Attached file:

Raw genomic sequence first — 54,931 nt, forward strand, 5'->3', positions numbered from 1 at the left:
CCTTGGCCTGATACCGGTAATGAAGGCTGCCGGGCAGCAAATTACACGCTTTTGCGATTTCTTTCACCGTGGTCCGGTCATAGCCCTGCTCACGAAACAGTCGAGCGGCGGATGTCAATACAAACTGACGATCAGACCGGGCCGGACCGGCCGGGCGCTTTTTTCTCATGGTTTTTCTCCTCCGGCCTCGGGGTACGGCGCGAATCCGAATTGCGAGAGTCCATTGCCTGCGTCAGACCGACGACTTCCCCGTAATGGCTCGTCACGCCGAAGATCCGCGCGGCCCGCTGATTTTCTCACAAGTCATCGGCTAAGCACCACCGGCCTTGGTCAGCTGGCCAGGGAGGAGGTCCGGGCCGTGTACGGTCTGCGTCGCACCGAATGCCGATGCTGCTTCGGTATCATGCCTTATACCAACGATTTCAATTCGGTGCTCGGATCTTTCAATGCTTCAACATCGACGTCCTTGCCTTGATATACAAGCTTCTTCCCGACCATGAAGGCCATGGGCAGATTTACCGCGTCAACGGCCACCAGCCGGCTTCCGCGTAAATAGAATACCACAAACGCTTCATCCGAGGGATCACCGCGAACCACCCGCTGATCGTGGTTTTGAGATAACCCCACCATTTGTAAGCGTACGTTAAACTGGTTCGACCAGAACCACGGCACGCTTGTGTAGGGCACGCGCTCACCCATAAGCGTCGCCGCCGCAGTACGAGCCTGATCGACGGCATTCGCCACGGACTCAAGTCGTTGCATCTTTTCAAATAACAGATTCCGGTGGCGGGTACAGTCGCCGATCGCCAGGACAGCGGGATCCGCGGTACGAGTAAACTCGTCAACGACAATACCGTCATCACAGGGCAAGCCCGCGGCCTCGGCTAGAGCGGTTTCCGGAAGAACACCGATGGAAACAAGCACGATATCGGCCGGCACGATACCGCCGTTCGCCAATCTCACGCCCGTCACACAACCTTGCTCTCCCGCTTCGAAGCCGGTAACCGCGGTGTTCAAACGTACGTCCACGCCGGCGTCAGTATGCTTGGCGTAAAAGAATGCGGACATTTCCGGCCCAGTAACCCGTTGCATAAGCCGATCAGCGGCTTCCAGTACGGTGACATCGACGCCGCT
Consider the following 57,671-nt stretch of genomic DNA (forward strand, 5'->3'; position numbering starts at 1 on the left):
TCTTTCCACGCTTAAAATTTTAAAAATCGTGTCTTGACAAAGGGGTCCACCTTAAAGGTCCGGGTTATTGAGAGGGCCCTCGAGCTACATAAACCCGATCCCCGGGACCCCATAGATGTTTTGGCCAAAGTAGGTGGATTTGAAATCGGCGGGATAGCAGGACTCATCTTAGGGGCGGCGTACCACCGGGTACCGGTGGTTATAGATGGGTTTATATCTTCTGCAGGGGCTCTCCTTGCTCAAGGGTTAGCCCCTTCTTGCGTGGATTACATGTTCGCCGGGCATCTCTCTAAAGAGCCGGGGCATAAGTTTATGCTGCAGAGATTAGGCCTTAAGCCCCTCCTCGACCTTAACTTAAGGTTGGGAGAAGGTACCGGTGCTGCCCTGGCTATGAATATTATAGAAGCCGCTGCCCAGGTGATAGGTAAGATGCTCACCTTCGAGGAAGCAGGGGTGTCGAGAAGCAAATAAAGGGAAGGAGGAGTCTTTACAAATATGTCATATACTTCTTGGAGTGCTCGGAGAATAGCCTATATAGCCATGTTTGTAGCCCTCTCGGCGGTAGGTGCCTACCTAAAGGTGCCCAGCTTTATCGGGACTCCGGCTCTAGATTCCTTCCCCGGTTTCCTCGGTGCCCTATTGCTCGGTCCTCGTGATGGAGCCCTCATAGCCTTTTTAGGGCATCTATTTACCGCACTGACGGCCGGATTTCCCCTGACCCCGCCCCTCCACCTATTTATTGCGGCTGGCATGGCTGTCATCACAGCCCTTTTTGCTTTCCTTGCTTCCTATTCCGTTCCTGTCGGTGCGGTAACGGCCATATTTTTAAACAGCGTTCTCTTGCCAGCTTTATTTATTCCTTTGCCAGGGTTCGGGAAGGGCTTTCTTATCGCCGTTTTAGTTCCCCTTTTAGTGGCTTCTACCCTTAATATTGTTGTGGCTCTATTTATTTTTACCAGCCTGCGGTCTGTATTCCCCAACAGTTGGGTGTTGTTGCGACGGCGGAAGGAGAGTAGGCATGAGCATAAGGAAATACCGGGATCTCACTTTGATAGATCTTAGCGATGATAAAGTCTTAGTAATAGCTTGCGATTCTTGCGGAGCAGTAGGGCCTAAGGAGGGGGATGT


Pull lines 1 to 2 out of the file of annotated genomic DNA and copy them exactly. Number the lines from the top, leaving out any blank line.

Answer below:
Raw genomic sequence first — 54,931 nt, forward strand, 5'->3', positions numbered from 1 at the left:
CCTTGGCCTGATACCGGTAATGAAGGCTGCCGGGCAGCAAATTACACGCTTTTGCGATTTCTTTCACCGTGGTCCGGTCATAGCCCTGCTCACGAAACAGTCGAGCGGCGGATGTCAATACAAACTGACGATCAGACCGGGCCGGACCGGCCGGGCGCTTTTTTCTCATGGTTTTTCTCCTCCGGCCTCGGGGTACGGCGCGAATCCGAATTGCGAGAGTCCATTGCCTGCGTCAGACCGACGACTTCCCCGTAATGGCTCGTCACGCCGAAGATCCGCGCGGCCCGCTGATTTTCTCACAAGTCATCGGCTAAGCACCACCGGCCTTGGTCAGCTGGCCAGGGAGGAGGTCCGGGCCGTGTACGGTCTGCGTCGCACCGAATGCCGATGCTGCTTCGGTATCATGCCTTATACCAACGATTTCAATTCGGTGCTCGGATCTTTCAATGCTTCAACATCGACGTCCTTGCCTTGATATACAAGCTTCTTCCCGACCATGAAGGCCATGGGCAGATTTACCGCGTCAACGGCCACCAGCCGGCTTCCGCGTAAATAGAATACCACAAACGCTTCATCCGAGGGATCACCGCGAACCACCCGCTGATCGTGGTTTTGAGATAACCCCACCATTTGTAAGCGTACGTTAAACTGGTTCGACCAGAACCACGGCACGCTTGTGTAGGGCACGCGCTCACCCATAAGCGTCGCCGCCGCAGTACGAGCCTGATCGACGGCATTCGCCACGGACTCAAGTCGTTGCATCTTTTCAAATAACAGATTCCGGTGGCGGGTACAGTCGCCGATCGCCAGGACAGCGGGATCCGCGGTACGAGTAAACTCGTCAACGACAATACCGTCATCACAGGGCAAGCCCGCGGCCTCGGCTAGAGCGGTTTCCGGAAGAACACCGATGGAAACAAGCACGATATCGGCCGGCACGATACCGCCGTTCGCCAATCTCACGCCCGTCACACAACCTTGCTCTCCCGCTTCGAAGCCGGTAACCGCGGTGTTCAAACGTACGTCCACGCCGGCGTCAGTATGCTTGGCGTAAAAGAATGCGGACATTTCCGGCCCAGTAACCCGTTGCATAAGCCGATCAGCGGCTTCCAGTACGGTGACATCGACGCCGCT